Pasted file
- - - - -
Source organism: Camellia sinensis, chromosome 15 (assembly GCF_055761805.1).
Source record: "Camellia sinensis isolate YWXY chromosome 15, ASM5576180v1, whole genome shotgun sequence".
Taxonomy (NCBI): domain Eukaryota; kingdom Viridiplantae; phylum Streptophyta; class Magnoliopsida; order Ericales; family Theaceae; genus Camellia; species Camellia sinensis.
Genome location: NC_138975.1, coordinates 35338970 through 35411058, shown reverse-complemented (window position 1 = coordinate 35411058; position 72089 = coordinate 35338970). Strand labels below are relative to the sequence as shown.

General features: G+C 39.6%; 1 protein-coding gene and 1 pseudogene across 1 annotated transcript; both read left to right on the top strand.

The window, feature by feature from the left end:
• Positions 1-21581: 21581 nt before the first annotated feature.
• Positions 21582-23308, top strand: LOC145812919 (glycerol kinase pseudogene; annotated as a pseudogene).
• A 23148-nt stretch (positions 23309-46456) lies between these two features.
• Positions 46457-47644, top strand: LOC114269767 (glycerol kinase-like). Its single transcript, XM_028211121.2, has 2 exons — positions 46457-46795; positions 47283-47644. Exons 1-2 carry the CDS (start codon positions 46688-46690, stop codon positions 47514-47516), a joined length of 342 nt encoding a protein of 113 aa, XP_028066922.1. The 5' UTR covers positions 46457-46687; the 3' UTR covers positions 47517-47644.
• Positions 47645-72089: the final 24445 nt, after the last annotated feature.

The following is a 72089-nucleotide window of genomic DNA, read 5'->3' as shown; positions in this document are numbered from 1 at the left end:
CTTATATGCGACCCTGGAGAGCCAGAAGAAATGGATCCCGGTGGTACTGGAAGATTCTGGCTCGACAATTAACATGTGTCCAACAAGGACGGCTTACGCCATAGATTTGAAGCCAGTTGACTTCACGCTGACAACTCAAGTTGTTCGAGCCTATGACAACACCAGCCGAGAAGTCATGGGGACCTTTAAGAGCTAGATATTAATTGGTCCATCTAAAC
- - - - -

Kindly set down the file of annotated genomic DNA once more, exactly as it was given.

Source organism: Camellia sinensis, chromosome 15 (assembly GCF_055761805.1).
Source record: "Camellia sinensis isolate YWXY chromosome 15, ASM5576180v1, whole genome shotgun sequence".
Taxonomy (NCBI): domain Eukaryota; kingdom Viridiplantae; phylum Streptophyta; class Magnoliopsida; order Ericales; family Theaceae; genus Camellia; species Camellia sinensis.
Genome location: NC_138975.1, coordinates 35338970 through 35411058, shown reverse-complemented (window position 1 = coordinate 35411058; position 72089 = coordinate 35338970). Strand labels below are relative to the sequence as shown.

General features: G+C 39.6%; 1 protein-coding gene and 1 pseudogene across 1 annotated transcript; both read left to right on the top strand.

The window, feature by feature from the left end:
• Positions 1-21581: 21581 nt before the first annotated feature.
• Positions 21582-23308, top strand: LOC145812919 (glycerol kinase pseudogene; annotated as a pseudogene).
• A 23148-nt stretch (positions 23309-46456) lies between these two features.
• Positions 46457-47644, top strand: LOC114269767 (glycerol kinase-like). Its single transcript, XM_028211121.2, has 2 exons — positions 46457-46795; positions 47283-47644. Exons 1-2 carry the CDS (start codon positions 46688-46690, stop codon positions 47514-47516), a joined length of 342 nt encoding a protein of 113 aa, XP_028066922.1. The 5' UTR covers positions 46457-46687; the 3' UTR covers positions 47517-47644.
• Positions 47645-72089: the final 24445 nt, after the last annotated feature.

The following is a 72089-nucleotide window of genomic DNA, read 5'->3' as shown; positions in this document are numbered from 1 at the left end:
CTTATATGCGACCCTGGAGAGCCAGAAGAAATGGATCCCGGTGGTACTGGAAGATTCTGGCTCGACAATTAACATGTGTCCAACAAGGACGGCTTACGCCATAGATTTGAAGCCAGTTGACTTCACGCTGACAACTCAAGTTGTTCGAGCCTATGACAACACCAGCCGAGAAGTCATGGGGACCTTTAAGAGCTAGATATTAATTGGTCCATCTAAAC